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@ Cemetery Watch
✠The Vampire Bat.

Olympus Has Fallen

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There are a few characters we find difficult to forget. One of them might be that NYPD detective John McClane makes more than just an impact in a Los Angeles skyscraper. It was Die Hard and spanned four sequels, the last one being the most critically panned edition. The first of the series was one of those movies which ruled my childhood, and what Olympus Has Fallen managed to do is to remind me of that one. It is not really a bad thing, as Die Hard never really had a deserving sequel, and this one could have been the closest to being the same. There are terrorists of different nationalities, the setting and the type of building vary by a heavy margin and both the hostages and the redeemer are different, other than that, there might seem a similarity in style and the attitude of the hero in both these movies. With the support of the new technology and the experience gained by the new age movie makers, this one has almost become a worthy successor, not just by the skills, but also by divine providence. This movie’s story is actually an opportunity to die hard, not just for the redeemer, but also for the terrorists – both sides have their own chances, as they have chosen to take the risk.

The name was the first thing to catch my attention. There is something “fallen”, long time after I hear that word, for the second movie of Transformers had it in the name, and so do we hear it relating to the fallen angels of the firmament. But it is not someone who has fallen this time, for it is something. Just for a moment, forgetting the fact that Mount Olympus is also the name of a mountain in the Washington state, lets go to the other Mount Olympus whom we are more familiar about, the highest mountain in Greece, hailed in Greek mythology as the dwelling place of the Twelve Olympian gods of the ancient Greek world ruled over by the most powerful God of thunder and lightning, Zeus himself. According to the writing of the legendary writer Homer, Olympus was that great and divine that it was not shaken by winds nor was wet with rain, and never did snow fall upon it. So it was said about the abode of the twelve; Zeus, Hera, Poseidon, Demeter, Athena, Dionysus, Apollo, Artemis, Ares, Aphrodite, Hephaestus and Hermes, and here we have another Olympus, another seat of supreme power, the White House of the United States.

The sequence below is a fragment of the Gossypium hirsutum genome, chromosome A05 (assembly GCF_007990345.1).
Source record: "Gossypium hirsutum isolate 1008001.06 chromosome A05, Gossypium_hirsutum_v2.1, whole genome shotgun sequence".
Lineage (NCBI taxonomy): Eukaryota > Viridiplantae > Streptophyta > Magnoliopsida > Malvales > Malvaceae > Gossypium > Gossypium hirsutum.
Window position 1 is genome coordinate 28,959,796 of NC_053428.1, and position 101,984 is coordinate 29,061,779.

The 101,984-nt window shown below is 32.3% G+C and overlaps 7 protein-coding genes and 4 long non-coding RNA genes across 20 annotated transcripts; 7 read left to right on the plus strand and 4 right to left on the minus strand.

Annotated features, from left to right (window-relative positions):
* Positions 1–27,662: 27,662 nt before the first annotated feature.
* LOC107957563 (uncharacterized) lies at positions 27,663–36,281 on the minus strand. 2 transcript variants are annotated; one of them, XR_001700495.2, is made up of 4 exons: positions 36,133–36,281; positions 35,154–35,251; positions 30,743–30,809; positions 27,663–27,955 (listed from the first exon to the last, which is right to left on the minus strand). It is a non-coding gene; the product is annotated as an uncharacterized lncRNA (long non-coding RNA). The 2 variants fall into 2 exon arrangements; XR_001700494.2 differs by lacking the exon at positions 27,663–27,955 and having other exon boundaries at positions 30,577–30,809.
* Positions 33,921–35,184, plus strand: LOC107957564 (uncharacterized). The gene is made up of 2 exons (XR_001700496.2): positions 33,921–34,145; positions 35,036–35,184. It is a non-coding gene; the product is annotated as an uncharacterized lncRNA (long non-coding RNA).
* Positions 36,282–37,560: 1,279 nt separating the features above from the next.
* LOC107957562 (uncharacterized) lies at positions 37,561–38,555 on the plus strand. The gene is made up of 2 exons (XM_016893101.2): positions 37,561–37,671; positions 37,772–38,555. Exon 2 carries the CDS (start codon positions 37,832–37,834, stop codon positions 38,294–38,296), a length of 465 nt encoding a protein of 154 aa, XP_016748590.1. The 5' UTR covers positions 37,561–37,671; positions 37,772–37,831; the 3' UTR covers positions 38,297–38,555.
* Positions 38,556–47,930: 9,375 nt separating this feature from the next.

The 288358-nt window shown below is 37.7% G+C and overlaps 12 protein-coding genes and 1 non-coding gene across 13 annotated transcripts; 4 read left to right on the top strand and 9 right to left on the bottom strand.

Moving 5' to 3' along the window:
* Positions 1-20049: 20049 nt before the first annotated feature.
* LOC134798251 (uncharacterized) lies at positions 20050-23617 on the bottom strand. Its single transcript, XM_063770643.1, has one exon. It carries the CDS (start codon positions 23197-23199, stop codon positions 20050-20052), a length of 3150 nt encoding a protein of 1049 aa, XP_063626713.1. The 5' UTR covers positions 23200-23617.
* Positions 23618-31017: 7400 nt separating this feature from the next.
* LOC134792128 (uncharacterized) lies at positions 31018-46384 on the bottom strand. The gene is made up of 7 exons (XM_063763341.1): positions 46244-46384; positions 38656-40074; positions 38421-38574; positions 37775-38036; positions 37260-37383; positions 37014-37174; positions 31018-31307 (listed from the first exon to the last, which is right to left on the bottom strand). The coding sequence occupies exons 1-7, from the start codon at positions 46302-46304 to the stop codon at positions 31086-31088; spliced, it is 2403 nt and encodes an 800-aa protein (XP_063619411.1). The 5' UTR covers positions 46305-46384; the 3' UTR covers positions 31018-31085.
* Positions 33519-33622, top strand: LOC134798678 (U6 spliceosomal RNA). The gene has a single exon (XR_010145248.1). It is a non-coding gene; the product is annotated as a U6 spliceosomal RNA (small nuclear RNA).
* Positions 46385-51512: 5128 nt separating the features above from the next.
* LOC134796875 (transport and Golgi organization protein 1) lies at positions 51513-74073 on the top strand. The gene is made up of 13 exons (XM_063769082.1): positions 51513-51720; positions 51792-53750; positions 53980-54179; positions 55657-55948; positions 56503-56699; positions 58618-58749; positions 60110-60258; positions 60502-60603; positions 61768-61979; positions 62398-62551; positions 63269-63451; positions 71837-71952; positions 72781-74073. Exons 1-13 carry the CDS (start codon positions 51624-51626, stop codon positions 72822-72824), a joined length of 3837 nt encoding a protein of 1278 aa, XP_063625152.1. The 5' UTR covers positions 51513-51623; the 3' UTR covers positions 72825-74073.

The hero of the story and another form of John McClane is Mike Banning (Gerard Butler), the lead Secret Service agent assigned with the United States President Benjamin Asher (Aaron Eckhart) whose wife dies in an accident – an incident which Banning fails to prevent even as he manages to save the President’s life. Eighteen months later, Banning works at the Treasury Department, not separated by the scars of the incident which blinded his senses. But he is still not separated from his skills. His office is not too far away from the White House and lives a quiet life with his wife Leah (Radha Mitchell) after being demoted. Meanwhile, during a meeting between the heads of the United States and South Korea, Korean-led guerrilla forces, aided by some people from the inside itself, launch a perfectly planned air and ground attack which surprises and even shocks the defence and leads to the capture of the White House. The ease with which they achieves this rather surprising, and the deaths which occur in this assault, especially of civilians is more of a thing of terror than strangeness.

Asher and several top officials are held hostage in the White House bunker, where the South Korean prime minister is killed by the same terrorists. The attack has been lead by Kang Yeonsak (Rick Yune), a wanted terrorist wishing for a reunification of Korea. He wishes to force the United States army to withdraw from Korea. He also wants to detonate all of America’s nuclear weapons in their own soil and destroy the country by turning it into a nuclear wasteland, but for this, he will need a few access codes, and in achieving this, he will go to any limit, murder being just a simple thing of no significance. Meanwhile, Banning manages to get into the White House, and begins his own mission of saving the President’s son who might be somewhere in the house and murdering the terrorists one by one before finally rescuing all the captives including the President himself. It is his miracle and his second chance given by fate on the way to redemption, his chance to become another John McClane, into which this character successfully transforms into. In the objective, he is aided by Allan Trumbull (Morgan Freeman), the Speaker of the House and the Acting President through earphone.